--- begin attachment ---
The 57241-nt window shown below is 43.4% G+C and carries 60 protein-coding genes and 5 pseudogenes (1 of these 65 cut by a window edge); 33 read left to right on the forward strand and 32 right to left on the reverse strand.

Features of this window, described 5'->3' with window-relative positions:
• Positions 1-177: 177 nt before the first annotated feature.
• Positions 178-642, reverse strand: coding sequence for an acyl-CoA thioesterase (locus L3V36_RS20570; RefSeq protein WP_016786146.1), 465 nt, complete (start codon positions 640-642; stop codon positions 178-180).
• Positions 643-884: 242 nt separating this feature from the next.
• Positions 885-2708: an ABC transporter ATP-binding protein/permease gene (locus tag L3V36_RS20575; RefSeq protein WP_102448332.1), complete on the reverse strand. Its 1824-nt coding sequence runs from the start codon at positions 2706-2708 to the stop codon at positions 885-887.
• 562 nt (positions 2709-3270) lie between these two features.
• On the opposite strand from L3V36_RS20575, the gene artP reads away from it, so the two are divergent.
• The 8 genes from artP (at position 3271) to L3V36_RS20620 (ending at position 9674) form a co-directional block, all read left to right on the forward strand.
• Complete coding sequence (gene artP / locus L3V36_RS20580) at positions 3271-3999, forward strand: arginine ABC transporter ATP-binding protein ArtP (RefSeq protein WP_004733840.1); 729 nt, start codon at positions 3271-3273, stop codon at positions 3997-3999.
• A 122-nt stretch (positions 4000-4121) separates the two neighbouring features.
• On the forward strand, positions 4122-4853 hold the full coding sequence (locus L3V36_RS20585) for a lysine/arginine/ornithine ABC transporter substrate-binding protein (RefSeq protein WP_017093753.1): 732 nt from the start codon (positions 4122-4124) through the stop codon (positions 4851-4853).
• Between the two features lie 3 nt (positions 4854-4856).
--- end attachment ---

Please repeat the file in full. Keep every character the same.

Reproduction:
The 57241-nt window shown below is 43.4% G+C and carries 60 protein-coding genes and 5 pseudogenes (1 of these 65 cut by a window edge); 33 read left to right on the forward strand and 32 right to left on the reverse strand.

Features of this window, described 5'->3' with window-relative positions:
• Positions 1-177: 177 nt before the first annotated feature.
• Positions 178-642, reverse strand: coding sequence for an acyl-CoA thioesterase (locus L3V36_RS20570; RefSeq protein WP_016786146.1), 465 nt, complete (start codon positions 640-642; stop codon positions 178-180).
• Positions 643-884: 242 nt separating this feature from the next.
• Positions 885-2708: an ABC transporter ATP-binding protein/permease gene (locus tag L3V36_RS20575; RefSeq protein WP_102448332.1), complete on the reverse strand. Its 1824-nt coding sequence runs from the start codon at positions 2706-2708 to the stop codon at positions 885-887.
• 562 nt (positions 2709-3270) lie between these two features.
• On the opposite strand from L3V36_RS20575, the gene artP reads away from it, so the two are divergent.
• The 8 genes from artP (at position 3271) to L3V36_RS20620 (ending at position 9674) form a co-directional block, all read left to right on the forward strand.
• Complete coding sequence (gene artP / locus L3V36_RS20580) at positions 3271-3999, forward strand: arginine ABC transporter ATP-binding protein ArtP (RefSeq protein WP_004733840.1); 729 nt, start codon at positions 3271-3273, stop codon at positions 3997-3999.
• A 122-nt stretch (positions 4000-4121) separates the two neighbouring features.
• On the forward strand, positions 4122-4853 hold the full coding sequence (locus L3V36_RS20585) for a lysine/arginine/ornithine ABC transporter substrate-binding protein (RefSeq protein WP_017093753.1): 732 nt from the start codon (positions 4122-4124) through the stop codon (positions 4851-4853).
• Between the two features lie 3 nt (positions 4854-4856).